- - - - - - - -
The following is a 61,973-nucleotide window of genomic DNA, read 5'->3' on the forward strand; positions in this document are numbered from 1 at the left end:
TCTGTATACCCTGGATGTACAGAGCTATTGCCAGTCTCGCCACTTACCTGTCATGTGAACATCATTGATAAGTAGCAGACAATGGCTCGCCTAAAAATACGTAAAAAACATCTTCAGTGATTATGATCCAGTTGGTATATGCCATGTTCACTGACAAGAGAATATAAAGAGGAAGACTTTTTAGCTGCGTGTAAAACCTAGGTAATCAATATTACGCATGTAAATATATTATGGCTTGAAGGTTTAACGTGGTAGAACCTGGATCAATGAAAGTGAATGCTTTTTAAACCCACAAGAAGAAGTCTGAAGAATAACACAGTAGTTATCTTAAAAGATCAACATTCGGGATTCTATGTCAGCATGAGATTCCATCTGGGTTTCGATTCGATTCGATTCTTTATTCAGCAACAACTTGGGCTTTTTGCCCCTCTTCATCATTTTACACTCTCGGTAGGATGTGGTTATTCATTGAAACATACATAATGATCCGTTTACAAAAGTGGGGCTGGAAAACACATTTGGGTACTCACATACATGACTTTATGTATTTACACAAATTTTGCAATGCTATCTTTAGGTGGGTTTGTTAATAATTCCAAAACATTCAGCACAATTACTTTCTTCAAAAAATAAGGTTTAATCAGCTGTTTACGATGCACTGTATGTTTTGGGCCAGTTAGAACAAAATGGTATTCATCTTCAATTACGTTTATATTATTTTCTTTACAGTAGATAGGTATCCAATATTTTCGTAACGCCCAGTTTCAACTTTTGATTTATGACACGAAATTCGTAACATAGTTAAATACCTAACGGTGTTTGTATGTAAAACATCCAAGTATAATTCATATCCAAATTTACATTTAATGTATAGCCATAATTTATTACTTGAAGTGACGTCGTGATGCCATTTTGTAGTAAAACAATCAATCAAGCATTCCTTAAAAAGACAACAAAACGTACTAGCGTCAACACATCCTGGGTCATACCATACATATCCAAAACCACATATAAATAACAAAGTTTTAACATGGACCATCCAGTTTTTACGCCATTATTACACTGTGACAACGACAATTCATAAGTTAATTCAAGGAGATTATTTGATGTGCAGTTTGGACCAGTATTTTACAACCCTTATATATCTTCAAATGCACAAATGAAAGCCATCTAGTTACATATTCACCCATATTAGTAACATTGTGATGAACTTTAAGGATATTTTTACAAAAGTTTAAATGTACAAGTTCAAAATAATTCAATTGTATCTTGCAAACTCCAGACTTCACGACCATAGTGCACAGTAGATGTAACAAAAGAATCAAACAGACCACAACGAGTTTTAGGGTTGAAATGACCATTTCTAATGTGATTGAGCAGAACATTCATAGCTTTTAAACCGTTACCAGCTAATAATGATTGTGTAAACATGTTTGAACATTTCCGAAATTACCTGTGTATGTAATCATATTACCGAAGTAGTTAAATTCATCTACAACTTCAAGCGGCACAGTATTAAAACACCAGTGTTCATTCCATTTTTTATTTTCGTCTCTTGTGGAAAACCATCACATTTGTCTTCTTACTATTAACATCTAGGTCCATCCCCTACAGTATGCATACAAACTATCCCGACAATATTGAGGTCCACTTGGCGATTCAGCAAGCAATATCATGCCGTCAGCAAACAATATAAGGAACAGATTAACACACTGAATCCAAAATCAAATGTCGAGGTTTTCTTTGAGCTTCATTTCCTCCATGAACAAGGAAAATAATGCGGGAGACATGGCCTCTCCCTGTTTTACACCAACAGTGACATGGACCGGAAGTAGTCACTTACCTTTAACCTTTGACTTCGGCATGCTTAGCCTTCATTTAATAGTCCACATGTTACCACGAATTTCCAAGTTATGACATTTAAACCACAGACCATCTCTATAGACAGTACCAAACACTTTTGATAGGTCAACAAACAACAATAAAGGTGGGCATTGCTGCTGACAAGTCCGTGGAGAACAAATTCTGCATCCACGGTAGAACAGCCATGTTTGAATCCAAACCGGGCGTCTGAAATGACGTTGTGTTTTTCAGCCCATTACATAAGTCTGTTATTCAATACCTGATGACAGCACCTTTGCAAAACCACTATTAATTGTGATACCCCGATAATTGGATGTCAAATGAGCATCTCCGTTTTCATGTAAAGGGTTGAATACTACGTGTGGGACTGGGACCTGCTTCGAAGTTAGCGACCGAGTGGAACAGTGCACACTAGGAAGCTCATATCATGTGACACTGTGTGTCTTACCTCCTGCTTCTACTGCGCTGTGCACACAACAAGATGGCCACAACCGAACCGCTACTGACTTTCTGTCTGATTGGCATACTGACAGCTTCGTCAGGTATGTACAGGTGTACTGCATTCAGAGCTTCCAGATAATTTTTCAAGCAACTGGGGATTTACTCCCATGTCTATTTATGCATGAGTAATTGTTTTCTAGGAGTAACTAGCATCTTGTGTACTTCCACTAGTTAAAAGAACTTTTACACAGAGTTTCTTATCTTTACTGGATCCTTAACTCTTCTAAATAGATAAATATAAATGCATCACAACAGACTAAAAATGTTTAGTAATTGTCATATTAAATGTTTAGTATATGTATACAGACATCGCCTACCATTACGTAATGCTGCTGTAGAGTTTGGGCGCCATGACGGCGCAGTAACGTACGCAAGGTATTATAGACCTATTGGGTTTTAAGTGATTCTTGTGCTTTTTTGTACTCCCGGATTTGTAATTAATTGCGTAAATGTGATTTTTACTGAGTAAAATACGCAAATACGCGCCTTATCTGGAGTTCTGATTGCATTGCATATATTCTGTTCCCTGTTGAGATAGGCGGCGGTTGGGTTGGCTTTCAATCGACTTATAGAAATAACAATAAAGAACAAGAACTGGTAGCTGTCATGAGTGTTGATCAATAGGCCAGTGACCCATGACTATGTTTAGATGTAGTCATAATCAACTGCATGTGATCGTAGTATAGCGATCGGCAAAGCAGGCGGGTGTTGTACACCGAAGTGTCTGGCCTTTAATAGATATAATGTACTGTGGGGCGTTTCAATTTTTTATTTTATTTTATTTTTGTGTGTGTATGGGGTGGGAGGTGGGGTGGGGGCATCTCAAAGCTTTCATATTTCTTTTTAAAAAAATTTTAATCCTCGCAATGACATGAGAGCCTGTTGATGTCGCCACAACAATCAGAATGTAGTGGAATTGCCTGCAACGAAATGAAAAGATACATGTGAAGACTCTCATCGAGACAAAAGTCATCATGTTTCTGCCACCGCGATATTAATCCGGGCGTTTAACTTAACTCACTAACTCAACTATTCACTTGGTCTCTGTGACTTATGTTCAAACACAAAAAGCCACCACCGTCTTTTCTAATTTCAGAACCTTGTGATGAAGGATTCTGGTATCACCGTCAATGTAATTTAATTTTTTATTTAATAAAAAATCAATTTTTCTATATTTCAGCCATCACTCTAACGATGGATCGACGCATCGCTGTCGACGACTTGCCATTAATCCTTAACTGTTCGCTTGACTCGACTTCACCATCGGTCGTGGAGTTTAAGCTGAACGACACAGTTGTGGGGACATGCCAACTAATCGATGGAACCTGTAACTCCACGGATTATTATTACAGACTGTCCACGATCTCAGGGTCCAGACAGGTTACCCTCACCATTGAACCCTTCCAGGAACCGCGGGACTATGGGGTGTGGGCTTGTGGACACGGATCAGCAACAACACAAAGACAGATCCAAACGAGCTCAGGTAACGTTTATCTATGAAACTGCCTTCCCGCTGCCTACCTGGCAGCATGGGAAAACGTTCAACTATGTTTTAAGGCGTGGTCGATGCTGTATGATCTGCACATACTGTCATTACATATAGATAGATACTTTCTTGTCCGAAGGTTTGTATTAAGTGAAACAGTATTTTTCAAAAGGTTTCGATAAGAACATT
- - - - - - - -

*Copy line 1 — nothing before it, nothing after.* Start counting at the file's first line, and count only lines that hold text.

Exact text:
The following is a 61,973-nucleotide window of genomic DNA, read 5'->3' on the forward strand; positions in this document are numbered from 1 at the left end: